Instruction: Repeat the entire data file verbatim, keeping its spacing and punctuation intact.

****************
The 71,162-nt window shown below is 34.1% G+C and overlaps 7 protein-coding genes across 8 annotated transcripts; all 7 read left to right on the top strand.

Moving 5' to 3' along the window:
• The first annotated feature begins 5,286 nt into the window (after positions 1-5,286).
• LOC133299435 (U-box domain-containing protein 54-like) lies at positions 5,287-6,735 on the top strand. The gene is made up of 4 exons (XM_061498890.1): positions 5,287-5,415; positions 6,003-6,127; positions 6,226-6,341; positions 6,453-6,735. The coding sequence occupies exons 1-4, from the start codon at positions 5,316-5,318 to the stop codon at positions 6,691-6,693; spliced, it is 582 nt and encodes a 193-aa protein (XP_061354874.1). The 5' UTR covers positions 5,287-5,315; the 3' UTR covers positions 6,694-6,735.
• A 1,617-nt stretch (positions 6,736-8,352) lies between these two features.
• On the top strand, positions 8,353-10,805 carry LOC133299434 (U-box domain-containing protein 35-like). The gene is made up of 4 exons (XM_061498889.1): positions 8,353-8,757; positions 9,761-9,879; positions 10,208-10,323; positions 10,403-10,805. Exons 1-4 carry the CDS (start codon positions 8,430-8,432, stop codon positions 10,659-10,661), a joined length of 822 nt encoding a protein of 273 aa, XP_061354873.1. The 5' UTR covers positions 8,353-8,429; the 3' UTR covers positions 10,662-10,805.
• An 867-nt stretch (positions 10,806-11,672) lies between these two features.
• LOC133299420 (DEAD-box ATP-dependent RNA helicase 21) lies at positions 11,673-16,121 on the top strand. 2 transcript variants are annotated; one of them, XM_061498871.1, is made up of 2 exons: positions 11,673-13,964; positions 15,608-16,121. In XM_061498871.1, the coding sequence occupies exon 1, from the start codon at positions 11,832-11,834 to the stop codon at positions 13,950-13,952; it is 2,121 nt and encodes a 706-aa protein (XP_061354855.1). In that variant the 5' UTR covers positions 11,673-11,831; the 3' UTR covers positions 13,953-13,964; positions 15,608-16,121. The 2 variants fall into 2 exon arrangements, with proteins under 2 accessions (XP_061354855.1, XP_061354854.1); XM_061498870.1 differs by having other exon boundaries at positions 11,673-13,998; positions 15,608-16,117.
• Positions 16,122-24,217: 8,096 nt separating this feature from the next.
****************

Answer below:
The 71,162-nt window shown below is 34.1% G+C and overlaps 7 protein-coding genes across 8 annotated transcripts; all 7 read left to right on the top strand.

Moving 5' to 3' along the window:
• The first annotated feature begins 5,286 nt into the window (after positions 1-5,286).
• LOC133299435 (U-box domain-containing protein 54-like) lies at positions 5,287-6,735 on the top strand. The gene is made up of 4 exons (XM_061498890.1): positions 5,287-5,415; positions 6,003-6,127; positions 6,226-6,341; positions 6,453-6,735. The coding sequence occupies exons 1-4, from the start codon at positions 5,316-5,318 to the stop codon at positions 6,691-6,693; spliced, it is 582 nt and encodes a 193-aa protein (XP_061354874.1). The 5' UTR covers positions 5,287-5,315; the 3' UTR covers positions 6,694-6,735.
• A 1,617-nt stretch (positions 6,736-8,352) lies between these two features.
• On the top strand, positions 8,353-10,805 carry LOC133299434 (U-box domain-containing protein 35-like). The gene is made up of 4 exons (XM_061498889.1): positions 8,353-8,757; positions 9,761-9,879; positions 10,208-10,323; positions 10,403-10,805. Exons 1-4 carry the CDS (start codon positions 8,430-8,432, stop codon positions 10,659-10,661), a joined length of 822 nt encoding a protein of 273 aa, XP_061354873.1. The 5' UTR covers positions 8,353-8,429; the 3' UTR covers positions 10,662-10,805.
• An 867-nt stretch (positions 10,806-11,672) lies between these two features.
• LOC133299420 (DEAD-box ATP-dependent RNA helicase 21) lies at positions 11,673-16,121 on the top strand. 2 transcript variants are annotated; one of them, XM_061498871.1, is made up of 2 exons: positions 11,673-13,964; positions 15,608-16,121. In XM_061498871.1, the coding sequence occupies exon 1, from the start codon at positions 11,832-11,834 to the stop codon at positions 13,950-13,952; it is 2,121 nt and encodes a 706-aa protein (XP_061354855.1). In that variant the 5' UTR covers positions 11,673-11,831; the 3' UTR covers positions 13,953-13,964; positions 15,608-16,121. The 2 variants fall into 2 exon arrangements, with proteins under 2 accessions (XP_061354855.1, XP_061354854.1); XM_061498870.1 differs by having other exon boundaries at positions 11,673-13,998; positions 15,608-16,117.
• Positions 16,122-24,217: 8,096 nt separating this feature from the next.